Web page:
4 ingredients, melt in your mouth, no baking, no added sugar! And believe it or not, the recipe is hundreds of years old! (And you thought energy balls were a hip new food trend 😉)⠀
Bsaisit al kharob is actually an ancient Palestinian recipe. It uses staples from the pantry: whole wheat flour, carob molasses, sesame seeds and olive oil. It was one of the essentials travellers would pack for pilgrimage and long trips because it lasts for a long time without going bad and it is loaded with nutrients and health benefits. Both essential when you have to spend months on the road.⠀
Last month when I shared the final Daring kitchen challenge, I told you that I was planning on taking on the challenges that I missed or the ones that had happened before I joined the daring kitchen. Once a month, I will make one of the old challenge recipes and post it on the 27th of the month for old times sake (because the 27th was our assigned reveal date when the daring kitchen was active)
If you’d like to join me on this daring adventure, leave me a comment or email me and we can agree on next month’s challenge 🙂 You don’t have to be a blogger or have a blog. You just need to be daring and into trying something new 🙂
As you already know from the title, I chose to make lavash crackers (Sep 2008 challenge). I am addicted to lavash crackers especially the rosemary and sea salt ones and the cinnamon sugar and spice ones. I always buy them whenever I find them (usually at the farmer’s market and sometimes at IKEA). They are always super expensive, especially considering the fact that the ingredients that go into them are so cheap and readily available.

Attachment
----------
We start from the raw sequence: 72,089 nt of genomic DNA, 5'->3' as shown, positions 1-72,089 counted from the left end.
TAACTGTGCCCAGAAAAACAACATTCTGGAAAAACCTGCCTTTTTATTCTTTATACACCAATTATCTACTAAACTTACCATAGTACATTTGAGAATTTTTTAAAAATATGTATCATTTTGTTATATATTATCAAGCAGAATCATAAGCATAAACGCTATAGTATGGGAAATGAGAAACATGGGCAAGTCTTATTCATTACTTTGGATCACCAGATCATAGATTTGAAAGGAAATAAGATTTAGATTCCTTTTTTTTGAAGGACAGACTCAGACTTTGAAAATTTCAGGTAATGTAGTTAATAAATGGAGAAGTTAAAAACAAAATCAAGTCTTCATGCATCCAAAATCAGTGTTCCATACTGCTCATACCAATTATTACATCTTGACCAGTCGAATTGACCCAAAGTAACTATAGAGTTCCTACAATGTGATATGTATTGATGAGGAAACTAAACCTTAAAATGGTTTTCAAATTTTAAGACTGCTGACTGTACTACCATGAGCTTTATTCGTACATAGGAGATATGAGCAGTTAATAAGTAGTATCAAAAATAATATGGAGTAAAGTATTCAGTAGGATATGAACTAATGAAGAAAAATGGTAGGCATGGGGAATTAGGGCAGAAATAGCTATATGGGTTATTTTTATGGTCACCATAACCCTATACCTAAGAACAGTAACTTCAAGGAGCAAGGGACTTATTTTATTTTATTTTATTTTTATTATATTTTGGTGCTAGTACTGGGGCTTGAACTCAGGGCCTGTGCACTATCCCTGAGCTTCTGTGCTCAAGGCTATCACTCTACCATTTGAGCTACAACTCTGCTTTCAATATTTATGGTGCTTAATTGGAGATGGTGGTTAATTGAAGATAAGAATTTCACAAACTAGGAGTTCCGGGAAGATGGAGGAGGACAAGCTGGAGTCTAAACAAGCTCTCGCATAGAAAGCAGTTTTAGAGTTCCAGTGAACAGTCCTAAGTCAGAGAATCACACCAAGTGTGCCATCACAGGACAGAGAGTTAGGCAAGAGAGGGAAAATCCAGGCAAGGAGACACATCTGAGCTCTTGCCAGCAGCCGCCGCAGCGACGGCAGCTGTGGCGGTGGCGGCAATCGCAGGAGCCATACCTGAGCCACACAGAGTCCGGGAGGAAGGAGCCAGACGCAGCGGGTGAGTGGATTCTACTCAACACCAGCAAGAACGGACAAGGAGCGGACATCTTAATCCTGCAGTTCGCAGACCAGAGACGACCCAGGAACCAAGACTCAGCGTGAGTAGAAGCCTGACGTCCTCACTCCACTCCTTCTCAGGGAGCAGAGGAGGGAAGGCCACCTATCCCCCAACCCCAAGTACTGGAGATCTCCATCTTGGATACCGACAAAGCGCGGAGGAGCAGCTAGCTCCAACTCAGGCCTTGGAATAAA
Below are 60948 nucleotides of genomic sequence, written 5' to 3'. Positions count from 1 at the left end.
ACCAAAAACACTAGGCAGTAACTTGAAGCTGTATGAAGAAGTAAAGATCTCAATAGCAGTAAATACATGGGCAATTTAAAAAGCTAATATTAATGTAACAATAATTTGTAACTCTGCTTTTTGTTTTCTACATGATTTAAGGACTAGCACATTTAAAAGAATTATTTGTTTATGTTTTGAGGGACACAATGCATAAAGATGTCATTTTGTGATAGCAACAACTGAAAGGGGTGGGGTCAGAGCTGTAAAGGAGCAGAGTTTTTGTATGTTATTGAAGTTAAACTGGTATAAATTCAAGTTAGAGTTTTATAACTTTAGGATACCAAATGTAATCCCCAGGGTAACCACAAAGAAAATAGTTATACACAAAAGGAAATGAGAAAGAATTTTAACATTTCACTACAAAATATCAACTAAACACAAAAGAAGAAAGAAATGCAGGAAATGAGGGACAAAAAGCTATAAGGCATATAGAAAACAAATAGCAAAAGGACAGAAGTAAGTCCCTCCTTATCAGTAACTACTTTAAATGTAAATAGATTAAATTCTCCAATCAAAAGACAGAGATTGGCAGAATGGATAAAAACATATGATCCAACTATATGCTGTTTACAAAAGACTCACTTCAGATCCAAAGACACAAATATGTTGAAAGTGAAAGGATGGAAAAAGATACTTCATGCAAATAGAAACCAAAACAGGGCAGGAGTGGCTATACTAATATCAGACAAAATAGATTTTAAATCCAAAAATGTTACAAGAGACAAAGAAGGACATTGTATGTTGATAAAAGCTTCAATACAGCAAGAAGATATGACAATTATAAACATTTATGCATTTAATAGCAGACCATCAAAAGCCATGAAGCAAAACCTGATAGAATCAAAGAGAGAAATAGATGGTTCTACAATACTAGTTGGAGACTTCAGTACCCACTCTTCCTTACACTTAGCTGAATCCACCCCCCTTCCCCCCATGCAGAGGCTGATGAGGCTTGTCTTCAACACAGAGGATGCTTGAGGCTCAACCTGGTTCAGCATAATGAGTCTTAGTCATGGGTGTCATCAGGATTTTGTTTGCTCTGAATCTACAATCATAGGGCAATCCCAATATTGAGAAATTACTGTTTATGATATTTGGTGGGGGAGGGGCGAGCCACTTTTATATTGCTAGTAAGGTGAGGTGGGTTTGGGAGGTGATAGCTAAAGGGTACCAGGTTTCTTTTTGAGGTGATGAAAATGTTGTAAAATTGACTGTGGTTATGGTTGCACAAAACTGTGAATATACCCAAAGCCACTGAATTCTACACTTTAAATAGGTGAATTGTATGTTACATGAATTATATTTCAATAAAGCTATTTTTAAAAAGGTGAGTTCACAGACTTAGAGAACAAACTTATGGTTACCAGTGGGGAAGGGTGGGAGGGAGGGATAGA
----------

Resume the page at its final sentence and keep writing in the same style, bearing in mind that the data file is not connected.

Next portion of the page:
Whenever I buy lavash crackers, I promise myself to find a great recipe and start making these at home but I never seemed to find the time to do it, until this month! When I went through the extensive Daring kitchen archive to pick a recipe, I came across the lavash crackers challenge and knew that THIS IS THE ONE!
Although Freekeh (pronounced free-ka or free-k-) has recently joined the “super food” club, it has been popular in the Arabic cuisine for centuries, mainly in the Levantine area and north-east africa. Freekeh is roasted green wheat that is used to make soups, pilafs,salads and stuffing for chicken and poultry. It is one of my favorite ingredients because of its versatility, earthy nutty flavor tones,and of course because of its nutritional value
Waffles! Crisp on the outside, soft on the inside, beautifully golden brown , the perfect way to start the day! But how can you make that even better?
sourdough, cinnamon, and fruits
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